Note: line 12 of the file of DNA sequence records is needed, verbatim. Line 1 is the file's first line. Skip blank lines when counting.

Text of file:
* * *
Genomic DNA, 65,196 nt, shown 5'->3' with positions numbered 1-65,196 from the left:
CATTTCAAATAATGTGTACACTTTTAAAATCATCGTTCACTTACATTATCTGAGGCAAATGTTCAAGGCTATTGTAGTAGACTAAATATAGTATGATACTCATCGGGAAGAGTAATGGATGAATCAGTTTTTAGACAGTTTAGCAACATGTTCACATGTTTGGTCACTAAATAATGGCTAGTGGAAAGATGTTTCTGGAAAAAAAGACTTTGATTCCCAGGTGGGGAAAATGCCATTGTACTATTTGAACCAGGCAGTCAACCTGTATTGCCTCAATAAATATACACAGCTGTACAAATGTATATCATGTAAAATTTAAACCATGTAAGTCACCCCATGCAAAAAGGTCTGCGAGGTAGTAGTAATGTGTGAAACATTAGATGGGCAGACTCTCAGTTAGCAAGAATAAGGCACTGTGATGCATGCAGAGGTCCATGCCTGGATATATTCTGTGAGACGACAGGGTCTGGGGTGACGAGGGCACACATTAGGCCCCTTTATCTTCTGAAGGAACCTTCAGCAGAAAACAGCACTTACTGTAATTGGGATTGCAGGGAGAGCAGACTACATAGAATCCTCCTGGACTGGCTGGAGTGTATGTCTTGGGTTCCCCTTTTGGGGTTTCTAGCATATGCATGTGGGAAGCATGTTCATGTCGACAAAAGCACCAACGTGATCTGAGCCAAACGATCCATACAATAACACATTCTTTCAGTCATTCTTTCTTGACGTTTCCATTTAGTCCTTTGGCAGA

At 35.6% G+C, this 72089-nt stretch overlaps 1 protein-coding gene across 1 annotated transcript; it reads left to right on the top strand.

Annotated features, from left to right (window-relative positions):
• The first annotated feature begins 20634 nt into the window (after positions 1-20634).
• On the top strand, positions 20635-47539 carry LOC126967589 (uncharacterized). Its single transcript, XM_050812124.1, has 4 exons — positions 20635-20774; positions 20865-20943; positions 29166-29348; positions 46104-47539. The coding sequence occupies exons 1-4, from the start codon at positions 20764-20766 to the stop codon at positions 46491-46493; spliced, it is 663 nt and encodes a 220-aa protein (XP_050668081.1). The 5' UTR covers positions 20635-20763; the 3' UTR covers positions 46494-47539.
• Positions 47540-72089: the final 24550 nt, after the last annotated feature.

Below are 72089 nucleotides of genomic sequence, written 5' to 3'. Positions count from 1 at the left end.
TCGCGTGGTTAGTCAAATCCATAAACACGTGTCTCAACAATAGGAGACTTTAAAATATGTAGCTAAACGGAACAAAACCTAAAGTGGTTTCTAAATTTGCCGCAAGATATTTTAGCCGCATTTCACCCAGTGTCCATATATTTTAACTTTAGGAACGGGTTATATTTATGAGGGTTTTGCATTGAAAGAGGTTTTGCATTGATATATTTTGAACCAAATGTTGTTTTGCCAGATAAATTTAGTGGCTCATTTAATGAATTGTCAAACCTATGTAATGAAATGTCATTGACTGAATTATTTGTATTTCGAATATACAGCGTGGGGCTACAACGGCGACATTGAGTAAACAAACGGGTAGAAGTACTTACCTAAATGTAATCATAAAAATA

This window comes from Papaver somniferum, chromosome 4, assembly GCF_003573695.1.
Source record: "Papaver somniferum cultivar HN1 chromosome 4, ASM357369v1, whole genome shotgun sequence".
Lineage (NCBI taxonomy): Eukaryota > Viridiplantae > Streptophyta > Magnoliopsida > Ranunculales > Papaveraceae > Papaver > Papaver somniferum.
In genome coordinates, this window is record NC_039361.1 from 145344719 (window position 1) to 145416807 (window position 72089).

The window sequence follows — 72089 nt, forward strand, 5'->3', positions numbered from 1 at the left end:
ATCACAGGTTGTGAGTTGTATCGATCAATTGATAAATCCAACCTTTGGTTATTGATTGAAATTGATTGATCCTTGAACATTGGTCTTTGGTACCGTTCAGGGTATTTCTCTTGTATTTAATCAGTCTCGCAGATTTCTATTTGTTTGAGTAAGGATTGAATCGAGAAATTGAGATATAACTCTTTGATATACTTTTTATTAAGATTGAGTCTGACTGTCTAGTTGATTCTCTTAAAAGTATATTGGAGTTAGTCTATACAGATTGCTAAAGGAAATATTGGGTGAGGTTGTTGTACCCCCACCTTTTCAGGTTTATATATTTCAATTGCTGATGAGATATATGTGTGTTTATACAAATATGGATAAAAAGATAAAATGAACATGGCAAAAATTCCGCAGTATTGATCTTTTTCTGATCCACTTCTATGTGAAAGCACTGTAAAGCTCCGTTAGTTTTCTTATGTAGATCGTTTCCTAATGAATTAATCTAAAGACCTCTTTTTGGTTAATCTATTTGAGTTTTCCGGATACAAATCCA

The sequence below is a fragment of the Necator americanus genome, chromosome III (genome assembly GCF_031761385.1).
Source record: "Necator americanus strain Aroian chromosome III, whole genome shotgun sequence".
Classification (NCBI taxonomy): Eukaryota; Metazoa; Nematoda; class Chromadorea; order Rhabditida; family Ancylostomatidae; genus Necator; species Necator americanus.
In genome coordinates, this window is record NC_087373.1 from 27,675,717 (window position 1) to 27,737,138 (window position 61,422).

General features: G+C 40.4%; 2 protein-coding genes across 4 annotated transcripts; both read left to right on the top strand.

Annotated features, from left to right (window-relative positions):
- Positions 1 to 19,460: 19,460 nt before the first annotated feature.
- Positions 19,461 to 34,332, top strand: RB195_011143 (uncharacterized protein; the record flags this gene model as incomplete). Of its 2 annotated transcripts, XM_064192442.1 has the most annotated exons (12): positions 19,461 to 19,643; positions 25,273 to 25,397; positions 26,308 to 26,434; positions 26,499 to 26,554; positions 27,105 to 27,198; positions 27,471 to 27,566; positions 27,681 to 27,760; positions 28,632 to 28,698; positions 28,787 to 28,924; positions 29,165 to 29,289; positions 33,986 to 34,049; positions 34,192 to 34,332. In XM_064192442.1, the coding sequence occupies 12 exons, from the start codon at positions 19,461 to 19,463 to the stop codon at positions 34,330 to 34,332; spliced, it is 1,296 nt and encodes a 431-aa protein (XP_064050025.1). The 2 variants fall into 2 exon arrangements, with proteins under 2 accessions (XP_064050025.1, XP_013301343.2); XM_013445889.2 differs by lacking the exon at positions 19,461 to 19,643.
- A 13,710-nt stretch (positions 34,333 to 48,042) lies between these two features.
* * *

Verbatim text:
Lineage (NCBI taxonomy): Eukaryota > Viridiplantae > Streptophyta > Magnoliopsida > Ranunculales > Papaveraceae > Papaver > Papaver somniferum.